Once upon a time, Temple and Rutgers shared a conference in football. And then Temple became so bad that the non-Temple Big East members voted to expel the Owls for their failure to meet the minimum criteria related to attendance, stadium facilities and scheduling.
Ultimately the Owls worked their way back into the conference in 2012, but then Rutgers left two years later and, well, yada yada yada.
All that is to say, while Rutgers had an announced crowd of 47,621 (90.8% capacity), Temple drew 18,430 fans to Lincoln Financial Field for its home opener against Lafayette. That’s 49,164 empty seats or 27.3% of capacity. Woof!
By the way, the last time Rutgers played Lafayette - a team that at one time was regularly on the RU schedule - was 1975, a 48-6 Scarlet victory.
Now about attendance closer to home, last Saturday the Big Ten averaged 66,151 fans over 13 home games. That was an average of 82.5% capacity. Including a full house at Iowa and over capacity at Michigan (107,601/102.24%), Nebraska (86,862/101.64%), and Penn State (107,306/100.69%). And if you’re keeping score at home, that’s the 384th consecutive sellout at Nebraska’s Memorial Stadium. And with that in mind, Nebraska fired its coach, alumnus Scott Frost, after the game. I guess with that kind of loyalty among its fans, AD Trev Alberts felt the team deserved better than Frost’s 16-31 record.
Rutgers’ crowd was the ninth largest of the 13 B1G home games, ahead in total numbers of Indiana (46,785), Minnesota (43,859), Illinois (33,669), and Northwestern (24,662). And on the basis of percent of capacity, Rutgers still found itself in ninth place, but it did break the 90% mark; those same four teams below it did not. Take the W!
Not only is Rutgers not Temple, it’s also not UConn. Ironically, when Temple was booted out of the Big East, it was to be replaced by UConn. UConn was an original BE member before the conference had football. And, again ironically, UConn would abandon a now pretty decent American Athletic Conference to rejoin the Big East so that, if we’re embracing honesty today, its basketball programs could return to their roots. And, in doing so UConn pretty much said to hell with football. And the Huskies now find their football team as an independent. And on a beautiful sunny, 84 degree day in East Hartford, UConn drew 25,114 for its 48-14 loss to Syracuse. That’s respectable – for a football independent – at 61.8% capacity. Rutgers almost doubled that draw. Schadenfreude!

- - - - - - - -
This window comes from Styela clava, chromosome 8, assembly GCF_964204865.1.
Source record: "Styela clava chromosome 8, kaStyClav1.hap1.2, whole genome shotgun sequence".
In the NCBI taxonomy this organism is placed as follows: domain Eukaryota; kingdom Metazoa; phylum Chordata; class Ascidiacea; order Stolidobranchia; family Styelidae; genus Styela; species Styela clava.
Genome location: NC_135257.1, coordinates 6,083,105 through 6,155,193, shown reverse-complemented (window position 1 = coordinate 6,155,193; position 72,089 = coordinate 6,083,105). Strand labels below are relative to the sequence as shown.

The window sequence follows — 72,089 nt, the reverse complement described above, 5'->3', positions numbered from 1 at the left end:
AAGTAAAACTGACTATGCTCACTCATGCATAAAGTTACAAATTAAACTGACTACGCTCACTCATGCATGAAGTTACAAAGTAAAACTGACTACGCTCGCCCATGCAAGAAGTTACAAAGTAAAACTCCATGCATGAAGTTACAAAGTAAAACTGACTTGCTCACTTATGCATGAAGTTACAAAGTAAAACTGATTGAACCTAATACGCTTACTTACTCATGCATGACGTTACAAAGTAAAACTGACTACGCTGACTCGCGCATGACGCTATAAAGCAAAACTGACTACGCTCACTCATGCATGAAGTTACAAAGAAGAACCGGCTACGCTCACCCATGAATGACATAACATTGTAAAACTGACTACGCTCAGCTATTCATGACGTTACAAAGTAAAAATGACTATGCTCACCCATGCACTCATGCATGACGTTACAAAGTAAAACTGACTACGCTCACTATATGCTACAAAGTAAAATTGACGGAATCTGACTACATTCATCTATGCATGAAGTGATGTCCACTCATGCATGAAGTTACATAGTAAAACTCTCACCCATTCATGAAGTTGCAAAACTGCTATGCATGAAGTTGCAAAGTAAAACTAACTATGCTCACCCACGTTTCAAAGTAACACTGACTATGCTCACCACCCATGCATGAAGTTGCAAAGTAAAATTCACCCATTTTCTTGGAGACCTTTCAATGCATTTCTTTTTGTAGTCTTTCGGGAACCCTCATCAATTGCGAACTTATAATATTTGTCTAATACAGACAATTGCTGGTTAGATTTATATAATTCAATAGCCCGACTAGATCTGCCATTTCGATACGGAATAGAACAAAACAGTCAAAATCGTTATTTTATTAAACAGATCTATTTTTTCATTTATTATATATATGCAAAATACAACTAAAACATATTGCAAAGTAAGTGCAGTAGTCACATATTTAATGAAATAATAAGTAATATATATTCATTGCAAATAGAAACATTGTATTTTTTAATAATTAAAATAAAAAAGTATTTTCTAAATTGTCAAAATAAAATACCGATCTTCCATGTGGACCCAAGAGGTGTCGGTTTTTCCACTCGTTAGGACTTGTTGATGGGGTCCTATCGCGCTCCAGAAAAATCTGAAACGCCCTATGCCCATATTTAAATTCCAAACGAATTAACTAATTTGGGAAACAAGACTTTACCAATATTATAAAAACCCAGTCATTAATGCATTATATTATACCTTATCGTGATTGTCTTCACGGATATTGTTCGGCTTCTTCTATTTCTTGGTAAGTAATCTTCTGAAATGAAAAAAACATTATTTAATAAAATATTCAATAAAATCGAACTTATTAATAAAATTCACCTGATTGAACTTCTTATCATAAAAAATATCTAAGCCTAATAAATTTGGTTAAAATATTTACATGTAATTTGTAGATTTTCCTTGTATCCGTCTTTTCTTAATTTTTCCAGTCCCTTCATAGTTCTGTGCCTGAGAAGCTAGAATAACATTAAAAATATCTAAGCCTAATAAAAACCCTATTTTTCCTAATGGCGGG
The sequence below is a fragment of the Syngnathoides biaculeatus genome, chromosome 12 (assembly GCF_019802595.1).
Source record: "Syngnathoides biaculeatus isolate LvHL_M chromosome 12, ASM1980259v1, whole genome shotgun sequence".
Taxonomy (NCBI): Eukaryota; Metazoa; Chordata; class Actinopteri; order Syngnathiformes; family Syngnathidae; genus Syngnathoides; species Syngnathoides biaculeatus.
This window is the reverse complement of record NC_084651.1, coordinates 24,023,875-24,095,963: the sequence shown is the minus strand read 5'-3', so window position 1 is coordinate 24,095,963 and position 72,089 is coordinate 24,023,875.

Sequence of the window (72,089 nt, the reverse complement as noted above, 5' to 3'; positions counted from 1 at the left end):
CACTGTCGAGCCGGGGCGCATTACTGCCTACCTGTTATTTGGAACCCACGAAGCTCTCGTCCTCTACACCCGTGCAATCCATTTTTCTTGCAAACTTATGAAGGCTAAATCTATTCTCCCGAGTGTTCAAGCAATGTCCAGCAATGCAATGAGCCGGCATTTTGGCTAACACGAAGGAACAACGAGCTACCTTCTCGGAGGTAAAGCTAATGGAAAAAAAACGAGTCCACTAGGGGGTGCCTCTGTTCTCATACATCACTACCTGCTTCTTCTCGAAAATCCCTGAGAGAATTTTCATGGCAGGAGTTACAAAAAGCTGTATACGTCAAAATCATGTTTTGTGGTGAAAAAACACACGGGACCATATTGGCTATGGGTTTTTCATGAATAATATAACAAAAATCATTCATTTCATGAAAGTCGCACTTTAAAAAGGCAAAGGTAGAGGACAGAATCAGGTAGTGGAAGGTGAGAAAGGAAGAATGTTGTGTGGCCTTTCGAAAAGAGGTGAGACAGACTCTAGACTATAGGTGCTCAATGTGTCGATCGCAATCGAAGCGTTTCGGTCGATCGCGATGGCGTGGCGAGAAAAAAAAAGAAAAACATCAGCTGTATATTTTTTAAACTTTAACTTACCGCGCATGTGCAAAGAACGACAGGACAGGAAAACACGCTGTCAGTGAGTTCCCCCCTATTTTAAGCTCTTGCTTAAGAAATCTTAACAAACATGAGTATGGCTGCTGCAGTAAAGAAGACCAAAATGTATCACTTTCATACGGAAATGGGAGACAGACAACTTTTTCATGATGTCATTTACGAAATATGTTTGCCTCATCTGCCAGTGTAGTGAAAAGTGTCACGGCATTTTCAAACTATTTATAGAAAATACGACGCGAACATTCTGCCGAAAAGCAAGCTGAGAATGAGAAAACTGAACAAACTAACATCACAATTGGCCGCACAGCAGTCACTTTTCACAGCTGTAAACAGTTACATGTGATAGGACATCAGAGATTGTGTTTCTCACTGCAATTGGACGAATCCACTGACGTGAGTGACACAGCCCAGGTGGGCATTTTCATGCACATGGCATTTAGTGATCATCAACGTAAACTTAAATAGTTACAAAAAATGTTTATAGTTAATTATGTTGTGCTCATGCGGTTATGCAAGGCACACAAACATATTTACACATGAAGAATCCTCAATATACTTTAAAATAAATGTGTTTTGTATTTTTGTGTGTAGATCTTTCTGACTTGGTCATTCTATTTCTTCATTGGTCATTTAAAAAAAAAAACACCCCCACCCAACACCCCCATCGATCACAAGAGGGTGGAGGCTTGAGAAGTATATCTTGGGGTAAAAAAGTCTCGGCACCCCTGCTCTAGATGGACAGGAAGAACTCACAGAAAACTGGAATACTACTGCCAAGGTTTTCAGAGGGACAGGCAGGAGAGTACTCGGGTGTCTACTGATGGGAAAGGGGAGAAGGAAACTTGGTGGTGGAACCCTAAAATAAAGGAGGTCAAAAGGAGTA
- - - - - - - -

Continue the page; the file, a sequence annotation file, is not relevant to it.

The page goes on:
Oh, yeah. I said we're also not UCLA. While USC was on the road at Stanford, UCLA played Alabama State at home. In case you were wondering and/or scratching your head, ASU is in the Southwestern Athletic Conference, one of the top drawing conferences in FCS. But on Saturday, the Rose Bowl was just a tad over one-third full with 33,727 fans. It was a 2 pm PT start, 78 degrees at kickoff. This has become the norm for UCLA in the Chip Kelly era. Can’t wait ‘til next week when the Bruins host South Alabama.
It is 70.5 miles from SHI Stadium to Lincoln Financial Field in Philly. A 73 minute drive. Will the Linc be a cherry-clad arena or will it be more a glorious shade of scarlet. Ah, those are the benefits of regional games! Security note: last time I went to a Rutgers-Temple game in Philly, someone ripped up my "R" car magnet and left it on the ground behind my car. Yeah, those people also booed Santa Claus. Be forewarned!